LAND GRAB! - Residents in fear as squatters start informal community beside their houses in Old Harbour Glades
Hundreds of persons have started to establish an informal community on lands believed to be owned by the State just outside the relatively new Old Harbour Glades in St Catherine, leaving persons who paid millions of dollars for the upscale houses worried that a squatter settlement is developing just outside their back doors.
The land is covered by thick vegetation and is extremely rocky in certain parts, but this has not prevented a steady stream of persons from descending on the area almost daily seeking to grab their parcel.
The squatters have taken steps to get themselves organised with at least two meetings having already been held, the most recent taking place last Wednesday.
Among the issues discussed at the last meeting was the pooling of money by the squatters to construct a road and the laying of water pipes. A third meeting is scheduled for today.
"Close to 300 people come in already and clearing out, and by weekend it supposed to reach 500," said one man seen hanging out at the entrance of the property beside a makeshift stall where refreshment was being sold to visitors.
"You have a mixture of people, both from surrounding communities and outside, such as Spanish Town, and even country people coming," declared the man who asked not to be named.
During a visit to the area last week, members of our news team saw several persons venturing deep into the hilly region aiming to identify a plot of land that has not yet been claimed.
Several areas were seen where shrubs had been cut down or burnt. In some areas, fences were erected while one man was seen putting up posts, which he said was for a man who had claimed that piece of land.
The man identified himself as Roy and said he had been living in a board structure on the property for a number of years.
Roy has taken on the job of pointing out to new squatters what constitutes a plot, where has been claimed and where they could call their own, while charging between $3,000 and $5,000 to those who need their captured plots cleared.
He could not say who has given the squatters permission to claim the land, and that is a question which Audley Campbell, the councillor for the Old Harbour North division, is trying to get an answer to.
"I am trying to get to the bottom of it, because it is going to devalue the community (Old Harbour Glades), which is a lovely one right there," said Campbell.
"I am very much concerned, as it is going to be a security hazard for the area. That area can't be policed like that, and second, it will be a health hazard, because there is no sewage arrangement or nothing up there," added Campbell.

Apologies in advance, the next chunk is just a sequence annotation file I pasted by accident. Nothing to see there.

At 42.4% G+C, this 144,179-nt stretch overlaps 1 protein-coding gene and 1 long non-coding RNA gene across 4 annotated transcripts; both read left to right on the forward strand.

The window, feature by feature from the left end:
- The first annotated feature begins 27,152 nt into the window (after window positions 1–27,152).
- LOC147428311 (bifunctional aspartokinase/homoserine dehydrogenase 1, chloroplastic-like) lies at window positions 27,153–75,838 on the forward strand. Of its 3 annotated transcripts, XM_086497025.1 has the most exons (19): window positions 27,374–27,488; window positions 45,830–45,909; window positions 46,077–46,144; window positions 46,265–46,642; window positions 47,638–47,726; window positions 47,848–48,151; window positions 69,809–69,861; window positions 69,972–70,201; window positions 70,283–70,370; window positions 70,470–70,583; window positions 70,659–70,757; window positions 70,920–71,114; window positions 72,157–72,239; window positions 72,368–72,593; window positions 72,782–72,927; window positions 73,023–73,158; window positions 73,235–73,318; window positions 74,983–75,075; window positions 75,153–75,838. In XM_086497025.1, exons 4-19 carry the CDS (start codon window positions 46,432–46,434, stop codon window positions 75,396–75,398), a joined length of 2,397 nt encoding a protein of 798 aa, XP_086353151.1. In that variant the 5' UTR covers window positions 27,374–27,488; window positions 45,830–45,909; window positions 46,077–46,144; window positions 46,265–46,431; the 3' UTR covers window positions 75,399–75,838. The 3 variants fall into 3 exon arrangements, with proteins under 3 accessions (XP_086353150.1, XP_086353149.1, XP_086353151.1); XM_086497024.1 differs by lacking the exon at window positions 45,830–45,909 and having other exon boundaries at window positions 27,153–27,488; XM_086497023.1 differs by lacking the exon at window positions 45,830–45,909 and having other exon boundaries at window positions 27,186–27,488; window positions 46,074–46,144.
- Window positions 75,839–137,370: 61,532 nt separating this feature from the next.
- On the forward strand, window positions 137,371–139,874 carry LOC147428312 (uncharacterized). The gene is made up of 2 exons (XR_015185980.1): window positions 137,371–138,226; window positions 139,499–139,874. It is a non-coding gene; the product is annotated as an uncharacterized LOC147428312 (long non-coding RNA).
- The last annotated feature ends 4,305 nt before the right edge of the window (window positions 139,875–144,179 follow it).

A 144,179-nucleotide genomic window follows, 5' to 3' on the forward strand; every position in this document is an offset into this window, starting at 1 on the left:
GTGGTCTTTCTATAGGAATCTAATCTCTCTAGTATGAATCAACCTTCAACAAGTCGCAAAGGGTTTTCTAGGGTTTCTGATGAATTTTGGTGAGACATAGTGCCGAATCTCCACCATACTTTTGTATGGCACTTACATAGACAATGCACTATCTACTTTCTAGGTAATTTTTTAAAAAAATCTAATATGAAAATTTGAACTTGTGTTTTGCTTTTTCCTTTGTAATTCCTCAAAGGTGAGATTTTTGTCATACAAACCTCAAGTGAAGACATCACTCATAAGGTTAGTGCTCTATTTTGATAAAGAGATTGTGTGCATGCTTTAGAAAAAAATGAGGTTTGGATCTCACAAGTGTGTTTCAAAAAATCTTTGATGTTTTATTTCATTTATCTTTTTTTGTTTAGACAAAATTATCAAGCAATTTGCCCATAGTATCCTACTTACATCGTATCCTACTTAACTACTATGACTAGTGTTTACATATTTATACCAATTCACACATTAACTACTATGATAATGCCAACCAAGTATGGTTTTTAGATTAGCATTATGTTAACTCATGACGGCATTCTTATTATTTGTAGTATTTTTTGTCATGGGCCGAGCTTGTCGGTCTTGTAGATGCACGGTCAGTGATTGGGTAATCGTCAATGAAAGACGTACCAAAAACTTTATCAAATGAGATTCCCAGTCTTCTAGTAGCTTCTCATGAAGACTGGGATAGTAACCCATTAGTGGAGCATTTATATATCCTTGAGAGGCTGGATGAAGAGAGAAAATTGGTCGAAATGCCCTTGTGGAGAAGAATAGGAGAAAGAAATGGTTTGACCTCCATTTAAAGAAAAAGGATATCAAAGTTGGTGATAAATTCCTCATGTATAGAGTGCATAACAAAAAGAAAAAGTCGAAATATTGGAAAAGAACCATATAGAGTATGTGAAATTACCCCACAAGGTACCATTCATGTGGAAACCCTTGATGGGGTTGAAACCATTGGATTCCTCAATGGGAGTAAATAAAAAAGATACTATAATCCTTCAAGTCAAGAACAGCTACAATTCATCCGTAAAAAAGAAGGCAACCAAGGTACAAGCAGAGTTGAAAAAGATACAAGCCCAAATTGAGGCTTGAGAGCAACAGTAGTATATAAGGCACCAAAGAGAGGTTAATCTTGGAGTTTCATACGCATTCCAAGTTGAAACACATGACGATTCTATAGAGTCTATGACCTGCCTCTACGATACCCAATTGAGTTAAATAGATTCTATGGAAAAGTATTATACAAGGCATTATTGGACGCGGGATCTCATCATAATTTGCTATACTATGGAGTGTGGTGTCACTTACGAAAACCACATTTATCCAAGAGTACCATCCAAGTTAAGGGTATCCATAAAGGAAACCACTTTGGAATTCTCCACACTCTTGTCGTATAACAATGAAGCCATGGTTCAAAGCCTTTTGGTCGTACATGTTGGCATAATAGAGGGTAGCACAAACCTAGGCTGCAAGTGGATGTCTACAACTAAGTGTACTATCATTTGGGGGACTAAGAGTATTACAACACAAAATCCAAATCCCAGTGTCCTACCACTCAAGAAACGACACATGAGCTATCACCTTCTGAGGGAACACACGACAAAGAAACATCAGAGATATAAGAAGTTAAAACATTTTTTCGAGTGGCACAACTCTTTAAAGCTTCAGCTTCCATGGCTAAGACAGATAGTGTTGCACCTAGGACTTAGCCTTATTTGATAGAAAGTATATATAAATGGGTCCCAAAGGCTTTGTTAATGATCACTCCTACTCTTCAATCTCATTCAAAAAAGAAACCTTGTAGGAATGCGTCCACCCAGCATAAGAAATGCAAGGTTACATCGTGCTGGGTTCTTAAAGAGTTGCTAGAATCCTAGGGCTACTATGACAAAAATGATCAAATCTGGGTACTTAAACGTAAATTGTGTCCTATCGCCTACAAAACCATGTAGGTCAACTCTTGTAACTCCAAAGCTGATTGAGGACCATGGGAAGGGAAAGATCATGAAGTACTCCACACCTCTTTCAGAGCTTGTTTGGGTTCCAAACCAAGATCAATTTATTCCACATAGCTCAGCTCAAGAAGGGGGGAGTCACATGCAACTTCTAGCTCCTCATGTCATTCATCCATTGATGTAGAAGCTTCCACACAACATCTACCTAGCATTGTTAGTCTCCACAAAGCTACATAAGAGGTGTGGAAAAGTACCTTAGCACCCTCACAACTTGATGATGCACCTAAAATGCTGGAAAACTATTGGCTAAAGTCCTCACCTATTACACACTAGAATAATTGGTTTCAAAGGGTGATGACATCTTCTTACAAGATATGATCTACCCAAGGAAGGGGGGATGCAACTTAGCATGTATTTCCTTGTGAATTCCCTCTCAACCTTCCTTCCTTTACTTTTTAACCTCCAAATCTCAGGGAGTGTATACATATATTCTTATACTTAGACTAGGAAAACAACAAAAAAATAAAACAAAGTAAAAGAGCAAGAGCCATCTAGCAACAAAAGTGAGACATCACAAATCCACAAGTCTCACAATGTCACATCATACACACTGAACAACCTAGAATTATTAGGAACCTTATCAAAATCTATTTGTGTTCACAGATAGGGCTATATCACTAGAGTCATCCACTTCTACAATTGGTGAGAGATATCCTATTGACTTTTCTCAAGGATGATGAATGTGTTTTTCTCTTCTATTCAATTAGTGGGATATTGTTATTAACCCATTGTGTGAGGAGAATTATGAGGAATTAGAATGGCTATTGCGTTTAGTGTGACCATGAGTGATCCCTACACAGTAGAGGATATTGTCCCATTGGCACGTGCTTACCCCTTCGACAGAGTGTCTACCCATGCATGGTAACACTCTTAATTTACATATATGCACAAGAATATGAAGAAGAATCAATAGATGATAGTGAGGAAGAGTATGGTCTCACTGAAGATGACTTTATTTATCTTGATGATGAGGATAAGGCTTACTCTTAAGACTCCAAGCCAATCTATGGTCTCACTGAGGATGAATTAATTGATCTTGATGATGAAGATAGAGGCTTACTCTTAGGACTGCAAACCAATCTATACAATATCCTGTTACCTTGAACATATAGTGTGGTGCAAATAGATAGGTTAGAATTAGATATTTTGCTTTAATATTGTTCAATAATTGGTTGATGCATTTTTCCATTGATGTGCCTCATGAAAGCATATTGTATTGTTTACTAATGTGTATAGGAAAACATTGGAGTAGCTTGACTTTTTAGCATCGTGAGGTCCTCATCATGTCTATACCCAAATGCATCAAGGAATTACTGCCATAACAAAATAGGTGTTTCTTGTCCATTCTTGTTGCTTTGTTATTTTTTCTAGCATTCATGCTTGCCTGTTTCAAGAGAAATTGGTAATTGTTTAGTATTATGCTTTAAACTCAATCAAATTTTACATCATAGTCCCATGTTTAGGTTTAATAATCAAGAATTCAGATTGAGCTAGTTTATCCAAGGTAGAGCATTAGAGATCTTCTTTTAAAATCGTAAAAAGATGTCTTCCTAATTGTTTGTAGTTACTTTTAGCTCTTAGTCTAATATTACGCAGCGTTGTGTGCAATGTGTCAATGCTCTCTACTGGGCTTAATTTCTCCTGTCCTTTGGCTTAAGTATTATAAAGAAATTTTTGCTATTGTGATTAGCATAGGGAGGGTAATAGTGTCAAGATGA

Karen Stewart, who was seen walking through the bushes, said the hope is that after they settle on the land, the Government will come in give them an opportunity to formalise their occupancy.
"I heard about it and I born and grow around the road so I came to look my piece. I have identified a little piece that I tek," said Stewart.
"So to how I look at it right now, if I take a little piece and build a little shed on it and anything happen they can take their thing. But it is not private and a Government own, when Government comes in we will have a chance because we already live on it."
But police constable Garfield Edwards, who lives in Old Harbour Glades, said the residents of the almost new scheme do not want the squatters on their doorsteps.
"Some of them started building up houses, but we made them tear them down and told them that if we came back up there and saw them we were going to arrest and prosecute them," said Edwards.
"We also told them the proper channels to go through, because if they get the OK and come back with documents that show they got permission to build on the land that's fine."
Fellow resident Mark Day is concerned about the crime that the squatters might bring to the area, with an increase in break-ins having already been noticed.
He is calling on the authorities to step in before permanent structures are erected.
"If the squatting go on it is going to be like is a ghetto we live in, and that's what we are running from," said Day.
According to Campbell, he had informed the St Catherine Parish Council about what was happening, but nothing had yet been done.
But when contacted, AndrÈ Griffiths, planning officer for the St Catherine Parish Council, said he was not aware of the development before being informed by The Sunday Gleaner and would be deploying a team to look into it.
"It is something that we are not going to leave unattended, because we have to deal with building approvals, and anything that has not received approval we will do the necessary serving of notices and ask for it to cease immediately," said Griffiths.
Just over five months ago, The Gleaner uncovered a similar land grab in the Dallas Mountain area of St Andrew.
At that time, persons claimed they were sold the state lands, but the Government indicated that it had not entered any agreement for the sale of the lands and the police launched an investigation into the transaction.